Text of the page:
Our attention was drawn to this quite wondrous piece by Ha Joon Chang in the Financial Times:
Bolivia isn’t the only country in Latin America that has defied the Washington Consensus and improved its economic performance. Argentina, Ecuador, Uruguay and Venezuela have all ditched Washington Consensus policies and have seen both accelerated economic growth and reduced income inequality. I am not saying everything is peachy in those Latin American countries. In particular, Venezuela has serious macroeconomic imbalances, although they have improved recently, while Argentina is haunted by its past debt crisis. More worryingly, much of their economic growth has been due to the commodity price boom — fuelled by China’s super-growth, which is coming to an end — rather than industrial development. So there is a serious question about the sustainability of their growth.
However, these countries’ experiences show how the Washington Consensus policies have failed developing countries. That most of the fastest-growing developing countries outside Latin America, such as China, Vietnam, Myanmar, Ethiopia and Uzbekistan, haven’t even adopted Washington Consensus policies in the first place corroborates this observation.
The first point to note is that there's a certain confusion there about what the Washington Consensus actually is. It is, in fact, just a list of stupid things that governments should not do. Although phrased in a positive manner, the real point is don't do the opposite:
The consensus as originally stated by Williamson included ten broad sets of relatively specific policy recommendations: Fiscal policy discipline, with avoidance of large fiscal deficits relative to GDP; Redirection of public spending from subsidies ("especially indiscriminate subsidies") toward broad-based provision of key pro-growth, pro-poor services like primary education, primary health care and infrastructure investment; Tax reform, broadening the tax base and adopting moderate marginal tax rates; Interest rates that are market determined and positive (but moderate) in real terms; Competitive exchange rates; Trade liberalization: liberalization of imports, with particular emphasis on elimination of quantitative restrictions (licensing, etc.); any trade protection to be provided by low and relatively uniform tariffs; Liberalization of inward foreign direct investment; Privatization of state enterprises; Deregulation: abolition of regulations that impede market entry or restrict competition, except for those justified on safety, environmental and consumer protection grounds, and prudential oversight of financial institutions; Legal security for property rights.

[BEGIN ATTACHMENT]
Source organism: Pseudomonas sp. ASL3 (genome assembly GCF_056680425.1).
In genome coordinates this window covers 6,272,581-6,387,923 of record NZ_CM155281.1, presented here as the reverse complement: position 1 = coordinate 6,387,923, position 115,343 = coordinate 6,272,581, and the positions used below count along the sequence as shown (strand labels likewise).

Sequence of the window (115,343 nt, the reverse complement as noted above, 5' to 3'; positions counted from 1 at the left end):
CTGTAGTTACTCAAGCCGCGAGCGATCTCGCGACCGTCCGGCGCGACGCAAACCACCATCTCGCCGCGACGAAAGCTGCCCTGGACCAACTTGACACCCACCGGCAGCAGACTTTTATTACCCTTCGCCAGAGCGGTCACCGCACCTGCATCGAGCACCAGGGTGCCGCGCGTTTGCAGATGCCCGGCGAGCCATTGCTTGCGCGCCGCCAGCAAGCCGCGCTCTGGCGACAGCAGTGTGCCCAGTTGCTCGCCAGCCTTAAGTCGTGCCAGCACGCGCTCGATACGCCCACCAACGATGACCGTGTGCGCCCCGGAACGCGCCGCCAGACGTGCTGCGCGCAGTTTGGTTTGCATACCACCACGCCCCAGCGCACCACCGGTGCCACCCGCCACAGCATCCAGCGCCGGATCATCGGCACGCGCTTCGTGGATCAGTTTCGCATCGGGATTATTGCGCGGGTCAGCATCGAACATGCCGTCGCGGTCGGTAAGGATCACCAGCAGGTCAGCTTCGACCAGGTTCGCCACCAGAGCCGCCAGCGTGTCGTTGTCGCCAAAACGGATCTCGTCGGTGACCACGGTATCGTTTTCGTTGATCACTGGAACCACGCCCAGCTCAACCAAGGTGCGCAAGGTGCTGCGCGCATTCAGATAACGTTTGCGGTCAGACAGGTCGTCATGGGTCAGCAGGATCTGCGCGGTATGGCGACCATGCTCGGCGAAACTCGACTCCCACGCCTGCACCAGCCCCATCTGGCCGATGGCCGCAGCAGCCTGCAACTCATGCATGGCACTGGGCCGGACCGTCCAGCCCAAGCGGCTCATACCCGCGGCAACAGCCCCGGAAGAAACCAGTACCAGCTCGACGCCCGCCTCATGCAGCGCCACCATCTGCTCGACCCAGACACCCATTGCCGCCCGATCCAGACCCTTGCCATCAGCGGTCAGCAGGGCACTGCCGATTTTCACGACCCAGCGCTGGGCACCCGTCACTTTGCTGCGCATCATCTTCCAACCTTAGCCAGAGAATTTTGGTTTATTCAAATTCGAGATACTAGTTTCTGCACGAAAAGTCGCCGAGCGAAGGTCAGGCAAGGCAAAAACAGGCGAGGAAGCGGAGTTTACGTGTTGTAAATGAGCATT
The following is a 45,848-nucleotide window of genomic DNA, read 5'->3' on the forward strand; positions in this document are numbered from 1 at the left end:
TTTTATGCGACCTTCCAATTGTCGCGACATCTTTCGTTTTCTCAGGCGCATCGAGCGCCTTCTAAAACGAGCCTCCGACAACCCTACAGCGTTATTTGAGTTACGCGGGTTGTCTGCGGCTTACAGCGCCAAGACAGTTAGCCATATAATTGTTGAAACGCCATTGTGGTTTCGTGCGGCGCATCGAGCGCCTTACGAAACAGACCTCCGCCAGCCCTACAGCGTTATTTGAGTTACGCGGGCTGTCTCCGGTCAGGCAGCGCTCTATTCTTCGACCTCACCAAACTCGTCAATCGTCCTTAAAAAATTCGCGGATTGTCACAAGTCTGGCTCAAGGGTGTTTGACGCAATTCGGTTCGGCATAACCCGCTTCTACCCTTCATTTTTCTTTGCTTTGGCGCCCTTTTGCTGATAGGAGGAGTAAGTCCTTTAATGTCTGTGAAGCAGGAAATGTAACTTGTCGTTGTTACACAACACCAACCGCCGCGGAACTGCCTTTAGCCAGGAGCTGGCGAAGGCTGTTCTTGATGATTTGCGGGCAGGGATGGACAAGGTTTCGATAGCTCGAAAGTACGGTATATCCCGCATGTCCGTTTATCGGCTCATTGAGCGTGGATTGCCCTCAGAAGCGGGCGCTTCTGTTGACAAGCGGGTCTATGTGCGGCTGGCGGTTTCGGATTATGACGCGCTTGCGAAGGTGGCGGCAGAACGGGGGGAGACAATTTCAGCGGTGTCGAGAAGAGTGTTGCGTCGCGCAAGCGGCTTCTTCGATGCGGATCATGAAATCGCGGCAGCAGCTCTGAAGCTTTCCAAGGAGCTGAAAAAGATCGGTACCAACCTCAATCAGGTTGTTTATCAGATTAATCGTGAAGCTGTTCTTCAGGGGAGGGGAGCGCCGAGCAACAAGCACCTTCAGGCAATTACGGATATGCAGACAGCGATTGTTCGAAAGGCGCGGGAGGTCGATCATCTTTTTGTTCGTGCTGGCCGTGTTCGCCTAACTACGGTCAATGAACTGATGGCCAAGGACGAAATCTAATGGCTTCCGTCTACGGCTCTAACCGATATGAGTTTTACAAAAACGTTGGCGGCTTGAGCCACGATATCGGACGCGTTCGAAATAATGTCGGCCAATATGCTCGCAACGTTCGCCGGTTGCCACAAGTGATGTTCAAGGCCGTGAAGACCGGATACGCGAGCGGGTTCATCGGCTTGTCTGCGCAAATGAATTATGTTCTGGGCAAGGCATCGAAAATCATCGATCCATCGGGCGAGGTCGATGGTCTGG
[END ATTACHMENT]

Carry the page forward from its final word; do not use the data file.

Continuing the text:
The idea that China hasn't followed at least most of that is ludicrous.
As is the idea that Venezuela has been doing well quite frankly.
Yes, we know, Chang has a horror of the idea that markets undirected by the bureaucracy might actually work but really, this is too much.